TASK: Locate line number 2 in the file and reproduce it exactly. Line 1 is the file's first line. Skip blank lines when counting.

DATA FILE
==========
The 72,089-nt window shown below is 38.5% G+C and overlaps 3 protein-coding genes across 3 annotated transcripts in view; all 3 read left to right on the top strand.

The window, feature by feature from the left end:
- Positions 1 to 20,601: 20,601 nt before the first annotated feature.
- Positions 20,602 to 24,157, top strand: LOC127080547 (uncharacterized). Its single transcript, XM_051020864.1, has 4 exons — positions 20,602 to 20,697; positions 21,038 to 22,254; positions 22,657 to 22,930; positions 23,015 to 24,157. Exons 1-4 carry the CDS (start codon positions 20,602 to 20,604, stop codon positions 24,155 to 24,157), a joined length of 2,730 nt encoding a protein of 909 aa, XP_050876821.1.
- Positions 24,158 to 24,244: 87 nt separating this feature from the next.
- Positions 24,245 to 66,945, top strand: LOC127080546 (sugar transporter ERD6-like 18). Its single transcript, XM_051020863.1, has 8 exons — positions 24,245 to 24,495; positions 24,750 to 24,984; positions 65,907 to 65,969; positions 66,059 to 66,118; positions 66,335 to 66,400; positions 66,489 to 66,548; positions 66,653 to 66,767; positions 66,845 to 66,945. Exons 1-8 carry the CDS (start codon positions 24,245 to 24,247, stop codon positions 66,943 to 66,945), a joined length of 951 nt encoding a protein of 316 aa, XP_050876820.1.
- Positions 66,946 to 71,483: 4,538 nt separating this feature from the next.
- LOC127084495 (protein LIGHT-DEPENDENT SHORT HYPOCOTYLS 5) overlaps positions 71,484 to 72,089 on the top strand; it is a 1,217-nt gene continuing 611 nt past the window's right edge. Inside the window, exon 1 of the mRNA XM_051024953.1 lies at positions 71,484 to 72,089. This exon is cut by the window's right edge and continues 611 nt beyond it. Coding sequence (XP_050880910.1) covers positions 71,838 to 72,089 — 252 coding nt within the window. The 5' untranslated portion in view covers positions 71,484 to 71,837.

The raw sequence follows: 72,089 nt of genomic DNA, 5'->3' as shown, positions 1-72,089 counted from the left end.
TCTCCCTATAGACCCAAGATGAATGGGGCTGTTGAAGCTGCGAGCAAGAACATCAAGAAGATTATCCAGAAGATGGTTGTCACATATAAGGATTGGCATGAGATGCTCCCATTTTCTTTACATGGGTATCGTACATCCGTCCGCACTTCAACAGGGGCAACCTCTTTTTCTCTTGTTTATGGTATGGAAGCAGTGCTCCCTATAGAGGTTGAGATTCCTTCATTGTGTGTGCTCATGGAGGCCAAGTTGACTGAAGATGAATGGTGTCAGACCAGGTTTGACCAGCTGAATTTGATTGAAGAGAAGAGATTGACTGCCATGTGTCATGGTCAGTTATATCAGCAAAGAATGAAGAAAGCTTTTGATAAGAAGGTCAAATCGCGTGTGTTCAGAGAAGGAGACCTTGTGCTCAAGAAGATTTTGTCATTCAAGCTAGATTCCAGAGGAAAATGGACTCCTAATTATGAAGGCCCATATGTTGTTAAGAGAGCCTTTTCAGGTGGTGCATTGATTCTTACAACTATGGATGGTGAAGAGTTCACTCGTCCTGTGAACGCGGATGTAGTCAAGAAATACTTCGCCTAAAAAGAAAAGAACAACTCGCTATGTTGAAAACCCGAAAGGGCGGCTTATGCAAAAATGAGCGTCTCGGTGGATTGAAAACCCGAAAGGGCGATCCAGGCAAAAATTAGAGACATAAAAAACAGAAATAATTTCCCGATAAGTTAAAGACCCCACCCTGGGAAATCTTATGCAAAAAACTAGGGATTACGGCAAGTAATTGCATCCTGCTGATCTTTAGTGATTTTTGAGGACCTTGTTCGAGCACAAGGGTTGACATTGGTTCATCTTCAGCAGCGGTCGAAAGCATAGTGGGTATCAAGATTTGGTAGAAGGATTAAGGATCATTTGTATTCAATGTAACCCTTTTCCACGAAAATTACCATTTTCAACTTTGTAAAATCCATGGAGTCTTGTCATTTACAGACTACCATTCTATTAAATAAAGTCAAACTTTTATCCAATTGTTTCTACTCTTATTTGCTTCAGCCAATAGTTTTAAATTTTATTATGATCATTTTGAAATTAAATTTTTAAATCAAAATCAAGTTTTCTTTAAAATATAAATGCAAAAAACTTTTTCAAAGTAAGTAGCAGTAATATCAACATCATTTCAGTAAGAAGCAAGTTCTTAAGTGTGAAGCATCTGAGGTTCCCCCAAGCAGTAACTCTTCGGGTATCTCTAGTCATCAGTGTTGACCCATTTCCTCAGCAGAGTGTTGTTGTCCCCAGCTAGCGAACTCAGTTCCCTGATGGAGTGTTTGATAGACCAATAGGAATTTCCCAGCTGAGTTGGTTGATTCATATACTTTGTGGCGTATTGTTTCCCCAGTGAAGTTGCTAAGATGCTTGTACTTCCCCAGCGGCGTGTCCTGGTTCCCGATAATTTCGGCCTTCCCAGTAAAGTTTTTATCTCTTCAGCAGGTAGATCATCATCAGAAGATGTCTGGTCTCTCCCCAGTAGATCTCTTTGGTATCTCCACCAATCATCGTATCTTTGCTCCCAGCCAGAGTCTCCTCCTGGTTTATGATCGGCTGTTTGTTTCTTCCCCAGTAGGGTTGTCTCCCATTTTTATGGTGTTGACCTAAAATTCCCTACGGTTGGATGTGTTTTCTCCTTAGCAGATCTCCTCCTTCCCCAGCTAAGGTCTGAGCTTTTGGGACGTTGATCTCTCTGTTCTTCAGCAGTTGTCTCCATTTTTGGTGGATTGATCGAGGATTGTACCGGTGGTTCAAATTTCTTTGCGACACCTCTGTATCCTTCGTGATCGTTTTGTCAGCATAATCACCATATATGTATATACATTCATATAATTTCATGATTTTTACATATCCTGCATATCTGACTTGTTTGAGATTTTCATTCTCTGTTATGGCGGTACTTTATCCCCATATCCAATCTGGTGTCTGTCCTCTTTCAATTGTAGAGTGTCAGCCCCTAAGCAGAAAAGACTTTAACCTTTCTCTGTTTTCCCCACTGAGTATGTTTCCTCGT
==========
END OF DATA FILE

The window, feature by feature from the left end: